laws (books 1 - 6)
you, Cleinias, must do, and to matters of this kind you must turn your
mind since you are going to colonize a new country.
Cleinias. Your words, Athenian Stranger, are excellent, and I will
do as you say.
Athenian Stranger. And now having made an end of the preliminaries
we will proceed to the appointment of magistracies.
Cleinias. Very good.
Ath. In the ordering of a state there are two parts: first, the
number of the magistracies, and the mode of establishing them; and,
secondly, when they have been established, laws again will have to
be provided for each of them, suitable in nature and number. But
before electing the magistrates let us stop a little and say a word in
season about the election of them.
Cle. What have you got to say?
Ath. This is what I have to say; every one can see, that although
the work of legislation is a most important matter, yet if a
well-ordered city superadd to good laws unsuitable offices, not only
will there be no use in having the good laws-not only will they be
ridiculous and useless, but the greatest political injury and evil
will accrue from them.
Cle. Of course.
Ath. Then now, my friend, let us observe what will happen in the
constitution of out intended state. In the first place, you will
acknowledge that those who are duly appointed to magisterial power,
and their families, should severally have given satisfactory proof
of what they are, from youth upward until the time of election; in the
next place, those who are to elect should have been trained in
habits of law, and be well educated, that they may have a right
judgment, and may be able to select or reject men whom they approve or
disapprove, as they are worthy of either. But how can we imagine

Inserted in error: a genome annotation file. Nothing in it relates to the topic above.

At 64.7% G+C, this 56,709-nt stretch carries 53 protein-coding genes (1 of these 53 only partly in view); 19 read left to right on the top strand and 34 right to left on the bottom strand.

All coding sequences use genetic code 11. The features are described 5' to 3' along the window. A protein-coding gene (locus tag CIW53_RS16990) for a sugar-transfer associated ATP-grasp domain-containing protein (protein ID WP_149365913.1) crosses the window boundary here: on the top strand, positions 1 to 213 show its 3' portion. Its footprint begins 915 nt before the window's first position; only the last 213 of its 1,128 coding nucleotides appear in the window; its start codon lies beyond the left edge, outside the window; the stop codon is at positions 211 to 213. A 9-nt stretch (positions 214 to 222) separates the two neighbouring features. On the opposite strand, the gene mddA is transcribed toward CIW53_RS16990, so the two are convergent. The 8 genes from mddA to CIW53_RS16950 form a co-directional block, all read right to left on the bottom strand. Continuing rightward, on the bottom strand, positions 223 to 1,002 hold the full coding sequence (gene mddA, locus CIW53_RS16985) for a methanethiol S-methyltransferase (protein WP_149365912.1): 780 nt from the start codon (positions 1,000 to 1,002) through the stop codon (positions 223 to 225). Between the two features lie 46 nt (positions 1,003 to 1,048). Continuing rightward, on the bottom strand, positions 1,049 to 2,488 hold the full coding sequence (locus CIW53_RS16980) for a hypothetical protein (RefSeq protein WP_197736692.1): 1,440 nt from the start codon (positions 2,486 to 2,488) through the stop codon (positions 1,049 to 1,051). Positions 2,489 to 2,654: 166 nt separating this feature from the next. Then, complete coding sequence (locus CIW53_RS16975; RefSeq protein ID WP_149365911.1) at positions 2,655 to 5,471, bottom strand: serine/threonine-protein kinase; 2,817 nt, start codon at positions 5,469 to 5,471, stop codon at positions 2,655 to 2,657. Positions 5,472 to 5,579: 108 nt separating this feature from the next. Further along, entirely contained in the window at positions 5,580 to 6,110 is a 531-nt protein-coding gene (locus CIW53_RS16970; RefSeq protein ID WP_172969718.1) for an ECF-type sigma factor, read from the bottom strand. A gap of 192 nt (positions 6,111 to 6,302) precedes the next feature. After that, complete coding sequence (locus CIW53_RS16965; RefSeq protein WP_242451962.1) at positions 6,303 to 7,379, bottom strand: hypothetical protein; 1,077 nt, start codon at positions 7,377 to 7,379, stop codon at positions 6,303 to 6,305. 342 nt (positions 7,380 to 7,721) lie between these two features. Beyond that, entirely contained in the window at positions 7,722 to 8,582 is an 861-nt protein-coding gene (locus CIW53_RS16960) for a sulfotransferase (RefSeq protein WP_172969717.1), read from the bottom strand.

that those who are brought together for the first time, and are
strangers to one another, and also uneducated, will avoid making
mistakes in the choice of magistrates?
Ath. The matter is serious, and excuses will not serve the turn. I
will tell you, then, what you and I will have to do, since you, as you
tell me, with nine others, have offered to settle the new state on
behalf of the people of Crete, and I am to help you by the invention
of the present romance. I certainly should not like to leave the
tale wandering all over the world without a head;-a headless monster
is such a hideous thing.
Cle. Excellent, Stranger.
Ath. Yes; and I will be as good as my word.
Cle. Let us by all means do as you propose.
Ath. That we will, by the grace of God, if old age will only
Cle. But God will be gracious.
Ath. Yes; and under his guidance let us consider further point.
Cle. What is it?
Ath. Let us remember what a courageously mad and daring creation
this our city is.
Cle. What had you in your mind when you said that?
Ath. I had in my mind the free and easy manner in which we are
ordaining that the inexperienced colonists shall receive our laws. Now
a man need not be very wise, Cleinias, in order to see that no one can
easily receive laws at their first imposition. But if we could
anyhow wait until those who have been imbued with them from childhood,
and have been nurtured in them, and become habituated to them, take
their part in the public elections of the state; I say, if this
could be accomplished, and rightly accomplished by any way or
contrivance-then, I think that there would be very little danger, at